Tuesday, September 29, 2009
The House That Dripped Blood
The House That Dripped Blood 1971
Director: Stephen Duffell
Writer: Robert Bloch
Starring John Bennett, John Bryans, John Malcolm, Denholm Elliot, Peter Cushing, Christopher Lee, Joss Ackland , Jon Pertwee and Ingrid Pitt
This film is one that brings back fond memories. I believe it was the first anthology film I ever saw. It has a great framework for a horror anthology and some very memorable stories. That credit really goes to the great work that Robert Bloch wrote, one of my favorite writers. The cast is above complaints too, with great genre stalwarts like Lee, Cushing and Pitt. The film captivates you from the beginning and doesn't let go until the frightening finale. This was the first in a series of Anthology films that Bloch wrote, like The Uncanny and Asylum. I really enjoy those, but this is by far the best of the bunch.
The plot basics are this, A famous actor has disappeared after renting a house and a police inspector (Bennett) is investigating his disappearance. He talks to the realtor of the house, Stoker (Bryans), who begins to tell him about what has happened to previous tenants of the house. First he recalls the story of a writer (Elliot) who's imagination seems to give life to a murderous strangler. Next up, a retired business man (Cushing) who discovers a wax museum with a deadly secret. Next is a widower (Lee) and his daughter, he does not let his daughter any outside human contact. Which at first seems strange until the girl's nanny and teacher discovers how evil the girl really is. Finally. he recounts what happens with the actor (Pertwee) who last rented the house and he buys a cloak that seems to have supernatural powers. This leads to the inspector going into the house and discovering how real everything Stoker has sad really is.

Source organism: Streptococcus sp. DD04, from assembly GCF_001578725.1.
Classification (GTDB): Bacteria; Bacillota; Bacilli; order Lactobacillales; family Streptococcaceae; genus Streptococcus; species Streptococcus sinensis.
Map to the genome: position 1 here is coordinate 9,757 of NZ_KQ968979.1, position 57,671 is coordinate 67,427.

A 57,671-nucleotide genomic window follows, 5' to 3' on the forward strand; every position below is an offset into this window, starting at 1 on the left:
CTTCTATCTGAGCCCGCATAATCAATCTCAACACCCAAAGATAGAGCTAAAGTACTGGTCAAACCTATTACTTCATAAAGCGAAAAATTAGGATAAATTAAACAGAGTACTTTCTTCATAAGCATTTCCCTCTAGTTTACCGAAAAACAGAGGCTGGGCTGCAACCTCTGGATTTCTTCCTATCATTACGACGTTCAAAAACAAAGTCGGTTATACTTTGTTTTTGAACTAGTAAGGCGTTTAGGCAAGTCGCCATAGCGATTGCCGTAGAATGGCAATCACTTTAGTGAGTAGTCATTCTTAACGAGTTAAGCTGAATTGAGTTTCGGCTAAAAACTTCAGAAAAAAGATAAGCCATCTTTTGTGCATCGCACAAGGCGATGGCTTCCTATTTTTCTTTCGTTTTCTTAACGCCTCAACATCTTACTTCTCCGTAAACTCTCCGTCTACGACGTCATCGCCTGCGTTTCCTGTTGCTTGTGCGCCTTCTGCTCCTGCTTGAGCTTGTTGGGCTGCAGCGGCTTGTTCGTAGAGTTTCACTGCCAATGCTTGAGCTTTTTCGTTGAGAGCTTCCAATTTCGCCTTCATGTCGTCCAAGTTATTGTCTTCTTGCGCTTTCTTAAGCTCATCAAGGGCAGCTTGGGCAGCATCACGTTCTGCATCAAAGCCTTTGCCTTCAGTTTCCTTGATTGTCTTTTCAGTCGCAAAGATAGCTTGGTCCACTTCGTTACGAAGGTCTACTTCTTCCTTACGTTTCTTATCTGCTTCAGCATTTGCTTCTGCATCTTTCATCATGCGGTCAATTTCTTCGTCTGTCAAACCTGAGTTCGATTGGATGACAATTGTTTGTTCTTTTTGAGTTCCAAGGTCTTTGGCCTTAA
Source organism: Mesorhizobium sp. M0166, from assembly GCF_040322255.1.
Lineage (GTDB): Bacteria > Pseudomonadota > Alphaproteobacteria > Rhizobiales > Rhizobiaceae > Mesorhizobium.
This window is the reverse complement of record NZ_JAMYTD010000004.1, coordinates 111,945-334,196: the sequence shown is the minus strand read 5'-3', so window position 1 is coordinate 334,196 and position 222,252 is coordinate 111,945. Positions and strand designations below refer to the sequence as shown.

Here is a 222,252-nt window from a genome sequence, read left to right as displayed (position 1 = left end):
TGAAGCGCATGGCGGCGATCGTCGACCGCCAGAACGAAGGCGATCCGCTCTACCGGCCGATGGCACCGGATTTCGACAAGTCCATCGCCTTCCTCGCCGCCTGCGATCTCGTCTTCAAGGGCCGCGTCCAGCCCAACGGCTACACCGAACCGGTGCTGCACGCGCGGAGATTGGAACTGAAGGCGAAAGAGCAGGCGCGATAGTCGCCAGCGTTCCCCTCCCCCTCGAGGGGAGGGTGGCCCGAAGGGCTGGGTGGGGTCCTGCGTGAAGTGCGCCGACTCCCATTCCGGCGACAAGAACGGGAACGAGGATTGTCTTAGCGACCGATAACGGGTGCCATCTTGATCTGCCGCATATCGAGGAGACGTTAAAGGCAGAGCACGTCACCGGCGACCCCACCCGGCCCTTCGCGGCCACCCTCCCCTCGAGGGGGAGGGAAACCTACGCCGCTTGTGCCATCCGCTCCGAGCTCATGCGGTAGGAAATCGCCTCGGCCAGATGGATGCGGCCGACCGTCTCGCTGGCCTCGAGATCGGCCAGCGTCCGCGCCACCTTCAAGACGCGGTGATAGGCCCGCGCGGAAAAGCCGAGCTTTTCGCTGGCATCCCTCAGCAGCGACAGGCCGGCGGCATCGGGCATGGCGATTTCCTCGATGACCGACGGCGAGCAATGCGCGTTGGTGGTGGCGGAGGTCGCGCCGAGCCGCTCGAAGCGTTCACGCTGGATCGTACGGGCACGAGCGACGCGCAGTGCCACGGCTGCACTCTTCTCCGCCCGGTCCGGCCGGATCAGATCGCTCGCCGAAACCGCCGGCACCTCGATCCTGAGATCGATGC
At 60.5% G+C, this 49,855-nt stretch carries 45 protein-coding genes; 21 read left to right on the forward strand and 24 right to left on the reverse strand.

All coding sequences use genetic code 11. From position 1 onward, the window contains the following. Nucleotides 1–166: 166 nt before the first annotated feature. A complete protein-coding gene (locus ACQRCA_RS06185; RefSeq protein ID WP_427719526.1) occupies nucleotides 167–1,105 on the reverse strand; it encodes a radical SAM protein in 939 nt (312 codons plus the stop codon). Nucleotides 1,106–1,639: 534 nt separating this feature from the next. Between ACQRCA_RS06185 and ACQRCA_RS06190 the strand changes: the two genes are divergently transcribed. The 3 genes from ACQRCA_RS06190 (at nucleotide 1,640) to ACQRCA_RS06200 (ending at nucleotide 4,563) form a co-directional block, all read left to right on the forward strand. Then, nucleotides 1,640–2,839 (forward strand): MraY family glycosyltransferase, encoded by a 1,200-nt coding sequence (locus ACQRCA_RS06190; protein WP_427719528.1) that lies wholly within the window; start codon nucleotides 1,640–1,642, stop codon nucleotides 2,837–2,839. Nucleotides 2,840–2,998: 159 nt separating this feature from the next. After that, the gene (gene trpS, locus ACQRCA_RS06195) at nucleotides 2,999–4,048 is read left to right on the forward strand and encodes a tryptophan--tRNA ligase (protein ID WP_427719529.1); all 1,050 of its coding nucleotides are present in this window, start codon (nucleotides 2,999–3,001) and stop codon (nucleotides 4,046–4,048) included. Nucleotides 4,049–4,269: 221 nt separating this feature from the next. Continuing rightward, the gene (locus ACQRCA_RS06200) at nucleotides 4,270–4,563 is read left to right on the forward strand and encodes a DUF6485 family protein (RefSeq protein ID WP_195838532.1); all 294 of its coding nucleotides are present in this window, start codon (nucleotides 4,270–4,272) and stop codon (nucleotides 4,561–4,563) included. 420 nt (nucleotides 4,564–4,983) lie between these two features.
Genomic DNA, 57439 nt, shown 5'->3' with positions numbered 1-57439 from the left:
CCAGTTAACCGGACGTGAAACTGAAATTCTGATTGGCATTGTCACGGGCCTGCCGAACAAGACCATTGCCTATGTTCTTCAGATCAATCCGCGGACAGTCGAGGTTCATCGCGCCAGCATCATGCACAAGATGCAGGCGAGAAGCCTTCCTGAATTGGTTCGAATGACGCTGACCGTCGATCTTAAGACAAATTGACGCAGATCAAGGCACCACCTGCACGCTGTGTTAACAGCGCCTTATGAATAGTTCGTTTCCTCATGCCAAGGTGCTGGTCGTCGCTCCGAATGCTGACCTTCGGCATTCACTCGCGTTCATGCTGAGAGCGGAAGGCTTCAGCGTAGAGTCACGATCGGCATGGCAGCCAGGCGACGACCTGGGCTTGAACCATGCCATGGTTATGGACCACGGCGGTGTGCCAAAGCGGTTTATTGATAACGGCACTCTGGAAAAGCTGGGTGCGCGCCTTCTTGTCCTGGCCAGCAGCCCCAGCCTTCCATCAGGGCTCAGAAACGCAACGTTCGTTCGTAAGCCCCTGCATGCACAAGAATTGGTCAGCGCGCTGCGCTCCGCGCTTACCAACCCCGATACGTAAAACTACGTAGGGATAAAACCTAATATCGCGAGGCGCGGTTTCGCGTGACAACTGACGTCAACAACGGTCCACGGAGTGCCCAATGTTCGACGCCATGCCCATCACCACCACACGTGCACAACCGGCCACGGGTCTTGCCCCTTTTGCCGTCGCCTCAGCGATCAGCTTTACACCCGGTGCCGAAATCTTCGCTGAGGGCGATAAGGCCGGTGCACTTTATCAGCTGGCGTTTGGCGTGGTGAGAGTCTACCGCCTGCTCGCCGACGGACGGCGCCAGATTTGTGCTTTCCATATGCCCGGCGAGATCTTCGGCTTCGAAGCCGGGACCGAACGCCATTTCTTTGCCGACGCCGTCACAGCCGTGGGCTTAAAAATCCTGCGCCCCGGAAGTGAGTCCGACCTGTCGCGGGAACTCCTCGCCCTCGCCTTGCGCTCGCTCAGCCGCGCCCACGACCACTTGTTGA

This is really a great anthology film and is my favorite after Creepshow. The direction by Duffell is very good and it really has a E.C. Comics feel to it. It has a wry sense of humor to it and many characters seem to get what is coming to them. Bloch's script is very tight, the stories only go on as long as needed with no padding in the film at all. The suspense and terror in the film gets palatable with every story. My personal favorite scene is when Cushing is getting chased by a axe wielding maniac, your fists tighten up as you experience his dilemma. The cast is great, with genre stalwarts like Lee and Cushing, but it also has some great performances by Ackland and the lovely Pitt. There isn't much use for SFX or makeup effects in the film, but what there is of it is handled very well. I highly recommend this film to fans of the horror anthology film, you will not be disappointed.
This one gets 5 out of 5